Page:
I got sick this past Sunday and it was a weird sort of sickness with no congestion or cough at all. I felt better on Wednesday and put on actual clothing, washed my face and brushed my hair. Then Thursday found me feeling ick again, although no congestion still. We played at Mimi’s in the Marigny on Thursday where my voice felt strong, full and I didn’t push it at all to get the same results as I always do. Then Friday, wham…no voice. Normally if my chords are a little over worked or tired I might loose a bit of my high register or get a little raspy. This time I totally lost the low end and, at least at first had all the high notes. Then I pushed through and lost that, too. Of course, cigar smoking at yesterday’s event didn’t help nor did the two packs of second hand smoke I inhaled at the bar last night. I went through six 500 ml bottles of water on stage yesterday and despite keeping hydrated, tea with honey, whiskey, Mucinex and 15 minute head steaming I still lost my voice. At least I got a good facial.

So…I think I can, I think I can get through one or two sets tonight. And breaking news…we’re supposed to audition for America’s Got Talent tomorrow. We’ll see what happens with that!

My Halloween in New Orleans

“Halloween is finally over” I said with mixed feelings of relief, longing and fond rememberence. Until last week we had been staying in Marrero with our bass player Dave’s mom. It (mostly) kept us out trouble but we needed to be closer to downtown so that we could be walking (er, stumbling) distance from all the festivities. We took a friend up on her generous offer and spent the weekend right outside the French Quarter in the Marigny. And use the facilities we did indeed. So much so that it took me two days to recover. Literally.

New Orleans is, of course a well known destination for Mardi Gras madness and the Jazz and Heritage Festival, but throngs of party goers have been flocking to the Crescent City for All Hallows Eve for years. And for good reason. The city has ghost stories gallore going back hundreds of years and even some more recent ones that would curdle your blood. (Keep your ears peeled for a new Gal Holiday song based on the American Murder Ballads of yore.) And now that the Voodoo Music Experience has become such a popular music festival, the city is even more swollen with folks itching to kick up their heels.

And it was a night of ghosties and ghoulies in abundance on the steets along with plenty of young gals proud to show off a little skin. In fact, our show on Saturday at Banks Street Bar got a little shaken up by a posterior flasher and her mud flap girl tattoos. Truck driving songs always seem to get ’em going and it’s not every day a woman pulls her pants down for us.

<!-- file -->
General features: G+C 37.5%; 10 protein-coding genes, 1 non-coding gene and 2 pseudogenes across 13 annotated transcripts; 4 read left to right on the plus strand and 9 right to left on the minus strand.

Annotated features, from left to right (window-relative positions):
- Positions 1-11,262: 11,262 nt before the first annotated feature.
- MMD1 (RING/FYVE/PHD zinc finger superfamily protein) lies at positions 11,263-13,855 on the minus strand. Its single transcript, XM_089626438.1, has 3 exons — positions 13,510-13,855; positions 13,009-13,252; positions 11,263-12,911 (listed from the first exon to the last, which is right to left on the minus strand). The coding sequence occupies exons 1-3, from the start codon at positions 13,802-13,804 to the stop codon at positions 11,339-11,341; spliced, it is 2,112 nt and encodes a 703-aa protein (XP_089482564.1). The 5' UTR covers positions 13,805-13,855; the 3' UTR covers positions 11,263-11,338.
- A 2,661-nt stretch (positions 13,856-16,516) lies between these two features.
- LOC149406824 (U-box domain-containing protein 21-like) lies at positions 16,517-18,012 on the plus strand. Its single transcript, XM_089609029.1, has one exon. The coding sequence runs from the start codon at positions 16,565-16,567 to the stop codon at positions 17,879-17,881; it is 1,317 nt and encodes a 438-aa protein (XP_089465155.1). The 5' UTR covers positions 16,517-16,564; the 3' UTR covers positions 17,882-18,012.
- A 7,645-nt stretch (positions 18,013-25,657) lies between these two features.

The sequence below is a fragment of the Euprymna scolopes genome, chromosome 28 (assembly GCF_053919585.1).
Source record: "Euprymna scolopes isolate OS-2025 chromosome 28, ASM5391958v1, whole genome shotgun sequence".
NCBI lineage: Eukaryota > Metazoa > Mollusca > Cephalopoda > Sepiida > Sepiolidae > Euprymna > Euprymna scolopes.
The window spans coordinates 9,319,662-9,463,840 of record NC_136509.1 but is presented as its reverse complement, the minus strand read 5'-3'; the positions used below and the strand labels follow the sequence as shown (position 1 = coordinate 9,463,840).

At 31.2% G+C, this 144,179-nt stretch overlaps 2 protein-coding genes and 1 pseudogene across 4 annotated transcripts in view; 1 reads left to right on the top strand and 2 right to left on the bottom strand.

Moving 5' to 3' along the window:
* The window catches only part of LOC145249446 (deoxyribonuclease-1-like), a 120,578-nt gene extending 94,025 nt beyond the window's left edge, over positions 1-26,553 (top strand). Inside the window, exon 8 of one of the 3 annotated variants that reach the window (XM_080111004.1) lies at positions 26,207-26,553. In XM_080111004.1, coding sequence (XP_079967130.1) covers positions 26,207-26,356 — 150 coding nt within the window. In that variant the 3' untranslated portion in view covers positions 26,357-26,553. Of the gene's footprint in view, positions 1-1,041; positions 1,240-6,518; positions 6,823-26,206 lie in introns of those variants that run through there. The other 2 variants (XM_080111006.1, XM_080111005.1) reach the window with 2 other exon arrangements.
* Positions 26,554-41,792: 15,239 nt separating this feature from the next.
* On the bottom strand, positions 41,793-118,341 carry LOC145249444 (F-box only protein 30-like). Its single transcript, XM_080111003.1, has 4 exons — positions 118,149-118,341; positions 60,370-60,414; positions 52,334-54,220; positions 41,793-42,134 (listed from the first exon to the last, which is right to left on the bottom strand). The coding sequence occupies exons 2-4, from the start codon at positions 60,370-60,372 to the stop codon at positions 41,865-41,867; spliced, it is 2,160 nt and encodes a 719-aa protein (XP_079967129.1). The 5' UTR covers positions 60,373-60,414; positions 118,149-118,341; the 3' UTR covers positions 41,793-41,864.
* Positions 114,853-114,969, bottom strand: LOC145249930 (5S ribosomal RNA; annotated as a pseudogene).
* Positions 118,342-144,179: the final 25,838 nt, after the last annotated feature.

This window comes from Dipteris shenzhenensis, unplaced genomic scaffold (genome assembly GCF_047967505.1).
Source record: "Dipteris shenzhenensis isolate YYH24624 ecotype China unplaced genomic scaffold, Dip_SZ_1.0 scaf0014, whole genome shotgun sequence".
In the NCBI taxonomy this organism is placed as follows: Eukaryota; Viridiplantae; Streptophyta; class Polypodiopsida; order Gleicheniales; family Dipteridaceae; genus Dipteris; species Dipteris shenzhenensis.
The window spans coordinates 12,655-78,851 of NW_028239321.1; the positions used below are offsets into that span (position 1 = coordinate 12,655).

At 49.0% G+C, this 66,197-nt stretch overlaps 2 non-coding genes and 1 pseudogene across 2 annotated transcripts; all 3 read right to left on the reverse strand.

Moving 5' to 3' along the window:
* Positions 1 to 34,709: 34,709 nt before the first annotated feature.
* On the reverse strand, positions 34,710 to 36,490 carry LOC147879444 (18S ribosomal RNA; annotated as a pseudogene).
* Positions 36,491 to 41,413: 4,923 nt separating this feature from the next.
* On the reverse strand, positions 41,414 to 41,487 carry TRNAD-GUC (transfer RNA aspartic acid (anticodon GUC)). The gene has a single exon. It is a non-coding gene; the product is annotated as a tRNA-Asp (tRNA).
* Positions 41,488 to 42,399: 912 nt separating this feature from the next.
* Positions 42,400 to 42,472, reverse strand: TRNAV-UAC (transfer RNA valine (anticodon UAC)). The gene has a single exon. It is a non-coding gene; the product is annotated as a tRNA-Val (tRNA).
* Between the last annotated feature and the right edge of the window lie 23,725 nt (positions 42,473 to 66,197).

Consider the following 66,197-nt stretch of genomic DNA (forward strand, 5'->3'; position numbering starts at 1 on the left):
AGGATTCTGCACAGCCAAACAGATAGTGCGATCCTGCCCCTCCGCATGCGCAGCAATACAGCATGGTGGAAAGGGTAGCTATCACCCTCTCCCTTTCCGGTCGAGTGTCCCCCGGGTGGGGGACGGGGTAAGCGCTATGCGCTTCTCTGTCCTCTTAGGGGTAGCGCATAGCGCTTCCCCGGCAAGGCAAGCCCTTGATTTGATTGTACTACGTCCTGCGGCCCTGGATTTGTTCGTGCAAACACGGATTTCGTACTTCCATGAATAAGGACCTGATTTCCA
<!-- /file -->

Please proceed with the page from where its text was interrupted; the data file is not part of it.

Where was I? Oh yes, Halloween. To brass bands galore, we walked down the overflowing Frenchmen Street, a favorite of locals and tourists alike and we popped around the corner to Checkpoint Charlie’s. It’s a place where bikers, hippies, boat captains and people who need to do their laundry while drinking tend to congregate. It’s also the place where Gal Holiday first got our feet wet, way back in 2004 and where we learned how to deal with obnoxious drunk people during our show. And nothing much has changed of course. Although the clienele has changed slightly over the years, as has the management they still know how to make a damn good late night burger and pack in the crowds.

I had my introduction to Spoonfed Tribe this year, and they were great but the real treat of the evening was Voodoo Town, the band who played before them. Our friend, trumpeter and loop master extraordinare, Trace Barfield and his bandmates were in fine, improvisational form and they left me wishing I’d gotten there earlier to see more of their show. All in all it was a wild time in the French Quarter but we had places to go, people, places to go.

My ultimate destination was Mimi’s in the Marigny ( where we’ll be playing one more time on Nov. 10th) and a very special lady named, Meschiya Lake. She’s the ultimate siren of song and occasionally of debauchery, too. She and dem Little Big Horns really make my feet go tippety tap and my heart go pitter patter with their jitterbug, classic jazz sound. They were a joy to listen to as was Meschiya’s friend from New York who sang a couple numbers with the band. Wish I gotten her name and BOY do I wish I had gotten more pictures of the night. I took about two and they stink. So much for a photo blog.